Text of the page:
Sport with a stoma (part 2): a passion for living
Friday, September 17, 2021
Caroline Bramwell describes how she took up competitive swimming, cycling and running after ileostomy surgery for ulcerative colitis
My journey to having a permanent ileostomy came through living with ulcerative colitis (UC) for 4 years. Initially diagnosed while I was pregnant, I couldn’t begin taking the necessary steroids until after my daughter was born. From there, it became a yo-yo of medication, until I’d become housebound and was hospitalised with my UC and I had needed blood transfusions. At that point, I knew I had to make some tough decisions. With two small children, aged 6 and 4, I chose quality of life, even if that meant me living with a bag for life. I made the tough decision to have my ileostomy and made it permanent from the outset. I didn’t want further surgeries in the future; I wanted to live life to the fullest with my family.
The best decision
It was actually the best decision I ever made, and I only wish I’d made it sooner. Having my ileostomy meant I could get back to being a ‘real’ mum; I could roll around on the floor with the kids and I could go out without fear of dashing to a toilet. I’d not known anyone with UC and definitely no-one with an ileostomy, but I joined IA (Ileostomy & Internal Pouch Association) (www.iasupport.org), which immediately introduced me to people who understood and could help me find out more about living with my stoma.
However, the steroids I’d been on had taken their toll, and I was bloated and overweight. A lifetime couch potato, I recognised the need to do exercise to get back in shape, but I was never going to do that without a goal. So, I signed up for a charity endurance cycle event, riding from London to Paris in 24 hours. Over those 24 hours, I came to appreciate my ileostomy even more. I had freedom again, and changing my bag behind a tree wasn’t anywhere near as bad as what I had to put up with when I’d had UC.
Taking the plunge
From cycling, I turned to swimming. I needed a personal goal and decided to learn to swim so I could enjoy being in the pool with my children. Like many ostomates, my first thoughts were about how well my bag would stay stuck, but wearing it in the bath at home had made it quite evident that it wasn’t going to come off in the pool. I did, however, try out just about every bag choice on the market, as some of the baseplates were more absorbent than others. Some went all gummy around the edges, but, once I found the right baseplate and bags that could withstand the swimming, I further minimised water ingress by trying out all the flange extenders that were available. I personally much prefer a two-piece bag system, as, after a swim, I can simply unclip the wet bag and clip on a dry one.
With cycling and swimming now under my belt, I decided I’d like to push myself a little more and have a go at triathlon, which is an endurance multisport race involving swimming, cycling and running. I’d never been a runner, so this wasn’t as easy as I’d assumed. But, like everything in life, the more we do it, the better we become at it. I joined my local North Devon Tri Club and built up my confidence with the swimming, cycling and running. I happily agreed to event after event with my new teammates.
At first, I didn’t tell my teammates about my ileostomy. After all, everyone has lumps and bumps, so no-one was going to know I had a stoma unless I told them. As my friendships grew, I’d tell them about my ileostomy. No-one has ever backed away when I talk about it, and, in fact, I find that people are fascinated and want to know more about how I race with a stoma. My confidence in sharing my story grew, and, as I shared my thoughts and showed what was possible with an ileostomy, more people began following me on social media.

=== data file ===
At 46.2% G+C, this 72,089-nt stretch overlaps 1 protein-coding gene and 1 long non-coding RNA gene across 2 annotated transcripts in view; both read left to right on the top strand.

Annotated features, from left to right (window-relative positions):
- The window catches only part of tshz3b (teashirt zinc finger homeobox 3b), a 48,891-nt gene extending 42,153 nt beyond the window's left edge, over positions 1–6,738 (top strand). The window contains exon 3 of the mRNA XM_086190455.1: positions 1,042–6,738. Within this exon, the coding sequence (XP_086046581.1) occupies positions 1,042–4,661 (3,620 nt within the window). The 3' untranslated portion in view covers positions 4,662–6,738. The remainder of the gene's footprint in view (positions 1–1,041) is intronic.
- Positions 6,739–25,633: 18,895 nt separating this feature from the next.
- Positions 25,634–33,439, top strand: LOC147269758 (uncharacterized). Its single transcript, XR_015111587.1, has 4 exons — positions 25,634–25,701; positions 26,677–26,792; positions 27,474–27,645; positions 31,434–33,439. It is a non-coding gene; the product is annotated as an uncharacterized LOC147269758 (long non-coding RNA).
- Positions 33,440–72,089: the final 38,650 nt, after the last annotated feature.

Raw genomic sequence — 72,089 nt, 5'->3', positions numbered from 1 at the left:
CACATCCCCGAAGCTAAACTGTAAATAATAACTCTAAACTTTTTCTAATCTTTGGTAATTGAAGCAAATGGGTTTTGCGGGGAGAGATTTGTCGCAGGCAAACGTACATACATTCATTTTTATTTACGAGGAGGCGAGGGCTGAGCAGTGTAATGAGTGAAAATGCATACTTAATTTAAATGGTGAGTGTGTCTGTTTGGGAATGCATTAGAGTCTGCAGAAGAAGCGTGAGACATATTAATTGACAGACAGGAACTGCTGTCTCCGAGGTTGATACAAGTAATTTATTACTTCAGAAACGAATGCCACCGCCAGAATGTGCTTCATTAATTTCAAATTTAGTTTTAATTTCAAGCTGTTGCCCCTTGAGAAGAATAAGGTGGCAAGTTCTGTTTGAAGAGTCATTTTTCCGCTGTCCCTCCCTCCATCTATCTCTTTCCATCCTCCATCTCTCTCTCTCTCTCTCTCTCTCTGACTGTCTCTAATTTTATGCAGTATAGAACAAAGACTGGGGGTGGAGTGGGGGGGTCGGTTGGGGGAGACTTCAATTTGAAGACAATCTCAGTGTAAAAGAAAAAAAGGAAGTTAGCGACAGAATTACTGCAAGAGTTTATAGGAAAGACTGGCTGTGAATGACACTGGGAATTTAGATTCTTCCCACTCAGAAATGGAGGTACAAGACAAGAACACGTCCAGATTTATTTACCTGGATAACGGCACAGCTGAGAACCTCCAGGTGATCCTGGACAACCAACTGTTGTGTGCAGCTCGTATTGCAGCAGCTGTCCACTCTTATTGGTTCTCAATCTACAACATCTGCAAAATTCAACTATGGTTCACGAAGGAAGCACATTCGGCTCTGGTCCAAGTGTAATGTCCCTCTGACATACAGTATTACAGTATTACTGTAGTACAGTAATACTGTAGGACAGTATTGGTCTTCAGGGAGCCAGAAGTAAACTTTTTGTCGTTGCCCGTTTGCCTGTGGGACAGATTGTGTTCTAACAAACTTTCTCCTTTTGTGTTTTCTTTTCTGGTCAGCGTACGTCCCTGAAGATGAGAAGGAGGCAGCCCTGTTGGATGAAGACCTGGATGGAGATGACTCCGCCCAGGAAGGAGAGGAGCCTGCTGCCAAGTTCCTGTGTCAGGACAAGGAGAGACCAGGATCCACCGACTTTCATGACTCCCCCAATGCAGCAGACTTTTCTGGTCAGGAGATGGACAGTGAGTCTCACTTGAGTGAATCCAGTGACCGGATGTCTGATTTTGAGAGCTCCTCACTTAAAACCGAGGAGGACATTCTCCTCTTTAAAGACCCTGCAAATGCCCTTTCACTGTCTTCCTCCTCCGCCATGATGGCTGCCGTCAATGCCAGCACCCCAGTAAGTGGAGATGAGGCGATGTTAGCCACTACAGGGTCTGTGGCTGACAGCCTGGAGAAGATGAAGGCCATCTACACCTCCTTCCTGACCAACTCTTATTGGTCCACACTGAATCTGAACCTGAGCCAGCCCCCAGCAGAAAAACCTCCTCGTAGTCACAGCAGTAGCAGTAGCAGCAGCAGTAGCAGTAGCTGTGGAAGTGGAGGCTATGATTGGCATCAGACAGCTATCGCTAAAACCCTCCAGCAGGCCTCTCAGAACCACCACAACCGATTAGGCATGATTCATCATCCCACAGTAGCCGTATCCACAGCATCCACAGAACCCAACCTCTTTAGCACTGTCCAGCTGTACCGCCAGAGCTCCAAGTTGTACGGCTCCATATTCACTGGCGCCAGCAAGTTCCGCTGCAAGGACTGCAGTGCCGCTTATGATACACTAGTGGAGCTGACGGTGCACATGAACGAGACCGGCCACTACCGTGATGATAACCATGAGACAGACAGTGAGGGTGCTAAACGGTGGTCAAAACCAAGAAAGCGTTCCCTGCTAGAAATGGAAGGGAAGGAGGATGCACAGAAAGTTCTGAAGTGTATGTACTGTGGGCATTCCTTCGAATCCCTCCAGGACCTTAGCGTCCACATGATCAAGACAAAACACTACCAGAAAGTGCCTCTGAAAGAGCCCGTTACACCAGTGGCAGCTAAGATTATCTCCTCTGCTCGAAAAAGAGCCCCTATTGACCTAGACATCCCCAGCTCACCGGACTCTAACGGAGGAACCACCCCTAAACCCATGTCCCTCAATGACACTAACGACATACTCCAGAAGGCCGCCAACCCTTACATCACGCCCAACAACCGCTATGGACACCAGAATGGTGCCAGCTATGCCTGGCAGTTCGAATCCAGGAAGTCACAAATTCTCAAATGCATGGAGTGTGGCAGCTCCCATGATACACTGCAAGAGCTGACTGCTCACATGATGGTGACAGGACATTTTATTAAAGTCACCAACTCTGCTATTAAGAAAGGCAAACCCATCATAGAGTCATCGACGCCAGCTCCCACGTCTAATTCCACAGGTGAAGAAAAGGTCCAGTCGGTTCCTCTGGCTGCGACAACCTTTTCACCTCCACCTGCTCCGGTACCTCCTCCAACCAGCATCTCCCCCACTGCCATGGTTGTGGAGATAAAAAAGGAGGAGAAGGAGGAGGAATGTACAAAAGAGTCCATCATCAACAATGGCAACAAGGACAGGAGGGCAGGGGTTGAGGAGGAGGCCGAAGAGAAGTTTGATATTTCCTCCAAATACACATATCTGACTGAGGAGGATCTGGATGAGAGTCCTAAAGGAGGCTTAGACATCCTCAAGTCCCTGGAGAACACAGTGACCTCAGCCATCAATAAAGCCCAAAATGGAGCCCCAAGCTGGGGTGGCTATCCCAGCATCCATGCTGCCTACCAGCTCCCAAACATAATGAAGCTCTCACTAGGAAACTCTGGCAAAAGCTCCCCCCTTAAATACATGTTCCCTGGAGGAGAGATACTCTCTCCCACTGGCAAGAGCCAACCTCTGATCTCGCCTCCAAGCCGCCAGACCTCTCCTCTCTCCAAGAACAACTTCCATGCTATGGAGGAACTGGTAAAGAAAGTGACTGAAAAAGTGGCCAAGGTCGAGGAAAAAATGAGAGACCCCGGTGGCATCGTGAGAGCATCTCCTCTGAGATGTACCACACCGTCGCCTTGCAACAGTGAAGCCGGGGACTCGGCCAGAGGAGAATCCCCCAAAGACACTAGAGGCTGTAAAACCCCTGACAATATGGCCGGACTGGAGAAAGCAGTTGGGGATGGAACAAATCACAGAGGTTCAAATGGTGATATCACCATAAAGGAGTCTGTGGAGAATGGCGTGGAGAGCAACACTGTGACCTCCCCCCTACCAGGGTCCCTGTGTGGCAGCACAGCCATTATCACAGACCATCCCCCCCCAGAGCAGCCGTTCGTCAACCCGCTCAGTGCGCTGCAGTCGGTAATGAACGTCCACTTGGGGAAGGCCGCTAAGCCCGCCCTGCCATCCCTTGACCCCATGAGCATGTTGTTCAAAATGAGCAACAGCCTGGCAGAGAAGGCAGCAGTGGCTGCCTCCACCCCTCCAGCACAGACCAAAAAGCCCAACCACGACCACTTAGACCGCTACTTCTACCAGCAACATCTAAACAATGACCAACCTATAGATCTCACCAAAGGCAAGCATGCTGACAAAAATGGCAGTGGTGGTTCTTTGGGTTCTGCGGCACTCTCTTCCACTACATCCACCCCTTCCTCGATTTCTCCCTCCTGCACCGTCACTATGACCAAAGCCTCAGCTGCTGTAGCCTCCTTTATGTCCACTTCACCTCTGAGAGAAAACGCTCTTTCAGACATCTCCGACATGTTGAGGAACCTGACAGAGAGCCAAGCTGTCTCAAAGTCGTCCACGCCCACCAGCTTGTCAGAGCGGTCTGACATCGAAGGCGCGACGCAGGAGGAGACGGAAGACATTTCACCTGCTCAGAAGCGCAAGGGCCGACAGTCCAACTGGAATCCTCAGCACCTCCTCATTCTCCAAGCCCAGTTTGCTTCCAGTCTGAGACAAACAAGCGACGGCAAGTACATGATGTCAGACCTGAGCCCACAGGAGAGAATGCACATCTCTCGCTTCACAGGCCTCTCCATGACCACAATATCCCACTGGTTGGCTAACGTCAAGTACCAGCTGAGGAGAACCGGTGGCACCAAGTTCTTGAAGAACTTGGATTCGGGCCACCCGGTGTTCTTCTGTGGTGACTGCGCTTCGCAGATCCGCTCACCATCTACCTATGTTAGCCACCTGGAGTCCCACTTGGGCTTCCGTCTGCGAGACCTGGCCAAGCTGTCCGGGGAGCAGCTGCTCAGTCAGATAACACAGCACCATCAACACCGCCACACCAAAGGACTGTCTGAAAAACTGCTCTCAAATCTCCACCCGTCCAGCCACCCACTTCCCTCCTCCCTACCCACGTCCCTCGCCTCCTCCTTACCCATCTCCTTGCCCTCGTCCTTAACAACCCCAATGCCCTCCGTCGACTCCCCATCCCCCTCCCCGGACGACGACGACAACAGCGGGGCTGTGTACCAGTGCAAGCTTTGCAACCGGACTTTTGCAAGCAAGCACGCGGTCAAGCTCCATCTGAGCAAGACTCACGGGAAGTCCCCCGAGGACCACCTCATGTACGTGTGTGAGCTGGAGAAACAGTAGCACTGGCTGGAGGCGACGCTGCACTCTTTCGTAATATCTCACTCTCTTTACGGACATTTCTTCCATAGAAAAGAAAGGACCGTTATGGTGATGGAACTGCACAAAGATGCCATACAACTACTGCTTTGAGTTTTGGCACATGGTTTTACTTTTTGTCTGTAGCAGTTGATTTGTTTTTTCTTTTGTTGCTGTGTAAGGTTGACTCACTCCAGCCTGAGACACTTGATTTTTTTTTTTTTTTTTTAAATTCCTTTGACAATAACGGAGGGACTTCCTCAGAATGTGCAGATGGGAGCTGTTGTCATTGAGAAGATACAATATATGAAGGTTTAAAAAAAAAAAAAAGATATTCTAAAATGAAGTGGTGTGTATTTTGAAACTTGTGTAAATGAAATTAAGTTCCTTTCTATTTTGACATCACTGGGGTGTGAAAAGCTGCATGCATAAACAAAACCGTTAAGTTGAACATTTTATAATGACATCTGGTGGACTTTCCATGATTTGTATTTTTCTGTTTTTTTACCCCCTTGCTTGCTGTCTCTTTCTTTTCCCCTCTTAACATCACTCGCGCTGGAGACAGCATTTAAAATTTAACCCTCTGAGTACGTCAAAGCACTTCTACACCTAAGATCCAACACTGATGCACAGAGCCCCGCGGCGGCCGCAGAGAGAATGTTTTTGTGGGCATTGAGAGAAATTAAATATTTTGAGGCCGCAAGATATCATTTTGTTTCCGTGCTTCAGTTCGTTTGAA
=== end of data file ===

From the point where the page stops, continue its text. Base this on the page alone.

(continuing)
Caroline’s top tips
• Do what makes you feel happy
• Remember that the bag is just a bag—it can give you freedom and need not hold you back
• Try as many of the different stoma care products on the market as you can to see what works best for you
• Mix and match your products, and don’t feel you have to use pouches and accessories from one company
• Don’t be afraid to eat what you love, just make sure you chew well
• Join IA (Ileostomy & Internal Pouch Association) for support and friendships with those who’ve also had stoma surgery, as it makes a huge difference knowing that they understand
How I do it
I get asked all the time about racing with an ileostomy, from what I wear and how I change my bag, to staying hydrated and getting the right nutrition. Personally, I don’t wear any kind of specialist support garments, as the training meant that my core was strong, and lycra is great for holding the bag in place. I would recommend anyone taking up sport to check with their GP before beginning any kind of vigorous regime and to take things easy to start with.
For racing, nutrition and hydration are key. I will eat porridge and banana before a long race, with a flapjack, banana and jelly babies in my transition bags, which you have access to between the triathlon disciplines of swim, bike and run. I always put electrolyte powder in my water bottles on a race, too, as, without my large intestine and colon, I’m likely to dehydrate more rapidly than your average triathlete.
Caroline competes in triathlon events, which involve swimming, cycling and running
A different routine
I’m now racing at all triathlon distances, from sprint triathlons right up to tackling the full Ironman, which involves a 2.4-mile open-water swim, followed by 112 miles on the bike and then running a marathon.
Without my ileostomy, I’d still be that couch potato, but having surgery made me look at my life and make a conscious decision to make every day count. Having a stoma doesn’t need to hold you back. It’s a different routine, but it has given me so much more than I’d ever have dreamed of.